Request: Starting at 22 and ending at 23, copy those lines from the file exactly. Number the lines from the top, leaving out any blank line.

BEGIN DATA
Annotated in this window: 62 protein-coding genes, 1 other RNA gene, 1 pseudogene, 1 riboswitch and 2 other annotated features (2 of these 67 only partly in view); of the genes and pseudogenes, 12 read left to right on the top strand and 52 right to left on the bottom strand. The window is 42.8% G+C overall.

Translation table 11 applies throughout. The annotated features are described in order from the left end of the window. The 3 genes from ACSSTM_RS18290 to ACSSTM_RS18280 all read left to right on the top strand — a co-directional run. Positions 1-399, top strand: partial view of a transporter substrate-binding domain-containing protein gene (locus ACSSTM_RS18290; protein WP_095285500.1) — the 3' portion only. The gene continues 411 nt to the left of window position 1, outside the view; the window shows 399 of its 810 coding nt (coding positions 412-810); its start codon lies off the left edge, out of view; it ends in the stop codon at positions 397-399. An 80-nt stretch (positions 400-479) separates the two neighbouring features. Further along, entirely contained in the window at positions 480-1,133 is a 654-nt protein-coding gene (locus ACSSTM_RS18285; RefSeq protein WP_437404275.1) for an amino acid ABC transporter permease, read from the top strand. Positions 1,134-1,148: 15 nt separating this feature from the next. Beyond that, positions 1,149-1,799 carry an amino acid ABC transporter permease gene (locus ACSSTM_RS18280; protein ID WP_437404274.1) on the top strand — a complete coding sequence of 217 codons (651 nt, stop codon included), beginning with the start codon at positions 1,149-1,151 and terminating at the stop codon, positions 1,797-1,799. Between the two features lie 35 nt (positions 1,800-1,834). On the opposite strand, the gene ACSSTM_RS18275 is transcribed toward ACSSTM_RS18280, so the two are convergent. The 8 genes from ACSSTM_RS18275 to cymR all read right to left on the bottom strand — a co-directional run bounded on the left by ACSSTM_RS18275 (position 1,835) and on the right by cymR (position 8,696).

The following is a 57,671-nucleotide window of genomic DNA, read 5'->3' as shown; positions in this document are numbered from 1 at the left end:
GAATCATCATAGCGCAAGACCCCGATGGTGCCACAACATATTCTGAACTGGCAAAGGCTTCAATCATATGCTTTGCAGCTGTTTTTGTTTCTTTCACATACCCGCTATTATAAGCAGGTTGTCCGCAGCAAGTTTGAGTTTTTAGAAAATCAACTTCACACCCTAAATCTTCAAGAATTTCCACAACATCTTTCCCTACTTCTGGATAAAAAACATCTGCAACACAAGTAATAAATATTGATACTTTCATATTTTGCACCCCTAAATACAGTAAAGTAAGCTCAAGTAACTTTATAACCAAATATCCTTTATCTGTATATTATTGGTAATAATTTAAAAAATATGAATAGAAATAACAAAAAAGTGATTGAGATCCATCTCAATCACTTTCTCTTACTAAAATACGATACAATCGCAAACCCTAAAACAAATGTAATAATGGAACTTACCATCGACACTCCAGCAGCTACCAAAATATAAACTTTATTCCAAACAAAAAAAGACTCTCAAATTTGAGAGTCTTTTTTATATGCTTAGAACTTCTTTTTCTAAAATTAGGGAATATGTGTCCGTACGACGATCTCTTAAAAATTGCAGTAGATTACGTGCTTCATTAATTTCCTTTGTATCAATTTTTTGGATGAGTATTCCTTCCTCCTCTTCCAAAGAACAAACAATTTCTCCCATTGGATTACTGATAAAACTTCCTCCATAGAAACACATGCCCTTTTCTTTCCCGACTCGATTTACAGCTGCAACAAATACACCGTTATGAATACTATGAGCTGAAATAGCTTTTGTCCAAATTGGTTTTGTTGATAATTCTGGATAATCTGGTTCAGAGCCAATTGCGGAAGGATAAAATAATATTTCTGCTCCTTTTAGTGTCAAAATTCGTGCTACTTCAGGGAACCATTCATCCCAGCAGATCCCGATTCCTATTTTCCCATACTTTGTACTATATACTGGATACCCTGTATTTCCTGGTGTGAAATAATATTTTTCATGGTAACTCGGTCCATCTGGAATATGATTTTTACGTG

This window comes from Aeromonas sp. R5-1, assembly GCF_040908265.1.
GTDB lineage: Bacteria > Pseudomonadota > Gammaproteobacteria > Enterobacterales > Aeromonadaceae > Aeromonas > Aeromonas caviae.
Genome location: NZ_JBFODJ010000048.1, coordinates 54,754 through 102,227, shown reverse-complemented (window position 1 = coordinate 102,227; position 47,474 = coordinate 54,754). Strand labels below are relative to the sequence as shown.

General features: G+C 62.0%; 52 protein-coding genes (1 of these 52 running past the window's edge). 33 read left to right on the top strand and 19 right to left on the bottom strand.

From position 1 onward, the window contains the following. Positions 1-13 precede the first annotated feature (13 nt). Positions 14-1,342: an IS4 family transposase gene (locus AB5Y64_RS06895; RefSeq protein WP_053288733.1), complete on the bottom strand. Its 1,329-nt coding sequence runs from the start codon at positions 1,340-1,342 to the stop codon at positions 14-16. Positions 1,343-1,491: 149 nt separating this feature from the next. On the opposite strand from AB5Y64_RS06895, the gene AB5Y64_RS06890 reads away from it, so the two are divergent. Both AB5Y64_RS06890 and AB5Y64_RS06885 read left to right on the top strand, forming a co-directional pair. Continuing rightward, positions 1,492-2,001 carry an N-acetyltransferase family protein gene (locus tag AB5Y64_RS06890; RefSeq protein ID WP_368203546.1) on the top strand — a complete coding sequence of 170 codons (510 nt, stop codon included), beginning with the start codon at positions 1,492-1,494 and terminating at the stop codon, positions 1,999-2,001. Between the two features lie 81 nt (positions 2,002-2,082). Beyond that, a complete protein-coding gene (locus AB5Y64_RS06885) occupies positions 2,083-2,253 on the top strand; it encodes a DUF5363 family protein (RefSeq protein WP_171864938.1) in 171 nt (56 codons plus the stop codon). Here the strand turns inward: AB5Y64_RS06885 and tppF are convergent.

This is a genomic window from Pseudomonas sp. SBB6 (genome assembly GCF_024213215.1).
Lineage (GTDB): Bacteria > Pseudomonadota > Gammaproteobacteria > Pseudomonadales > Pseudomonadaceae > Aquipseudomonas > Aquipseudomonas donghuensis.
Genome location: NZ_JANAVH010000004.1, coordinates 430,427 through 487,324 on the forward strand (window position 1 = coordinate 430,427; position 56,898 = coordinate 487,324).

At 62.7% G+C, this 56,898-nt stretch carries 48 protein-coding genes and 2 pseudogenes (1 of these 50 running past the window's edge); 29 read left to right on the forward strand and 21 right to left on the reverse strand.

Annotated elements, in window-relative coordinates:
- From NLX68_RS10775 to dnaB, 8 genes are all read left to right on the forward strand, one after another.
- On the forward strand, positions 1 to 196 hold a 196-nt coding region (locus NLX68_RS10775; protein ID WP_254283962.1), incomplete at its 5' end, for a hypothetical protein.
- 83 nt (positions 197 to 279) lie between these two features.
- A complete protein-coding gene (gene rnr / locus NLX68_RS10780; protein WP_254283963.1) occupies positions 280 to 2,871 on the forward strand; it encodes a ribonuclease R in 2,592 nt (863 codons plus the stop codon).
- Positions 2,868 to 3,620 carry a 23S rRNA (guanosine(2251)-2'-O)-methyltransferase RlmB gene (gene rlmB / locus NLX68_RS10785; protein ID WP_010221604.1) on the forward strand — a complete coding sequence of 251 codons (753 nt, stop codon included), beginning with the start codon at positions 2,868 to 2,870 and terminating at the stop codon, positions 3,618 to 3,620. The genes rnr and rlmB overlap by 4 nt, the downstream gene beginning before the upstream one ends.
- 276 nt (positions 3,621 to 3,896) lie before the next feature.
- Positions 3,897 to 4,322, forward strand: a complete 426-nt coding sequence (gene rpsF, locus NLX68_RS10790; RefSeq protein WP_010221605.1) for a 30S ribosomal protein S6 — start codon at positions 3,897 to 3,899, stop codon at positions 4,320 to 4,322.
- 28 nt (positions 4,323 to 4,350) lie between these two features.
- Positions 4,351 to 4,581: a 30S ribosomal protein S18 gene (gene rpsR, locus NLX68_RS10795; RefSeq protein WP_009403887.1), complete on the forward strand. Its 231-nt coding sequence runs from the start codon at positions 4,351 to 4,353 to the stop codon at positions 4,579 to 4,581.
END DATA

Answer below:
- 28 nt (positions 4,323 to 4,350) lie between these two features.
- Positions 4,351 to 4,581: a 30S ribosomal protein S18 gene (gene rpsR, locus NLX68_RS10795; RefSeq protein WP_009403887.1), complete on the forward strand. Its 231-nt coding sequence runs from the start codon at positions 4,351 to 4,353 to the stop codon at positions 4,579 to 4,581.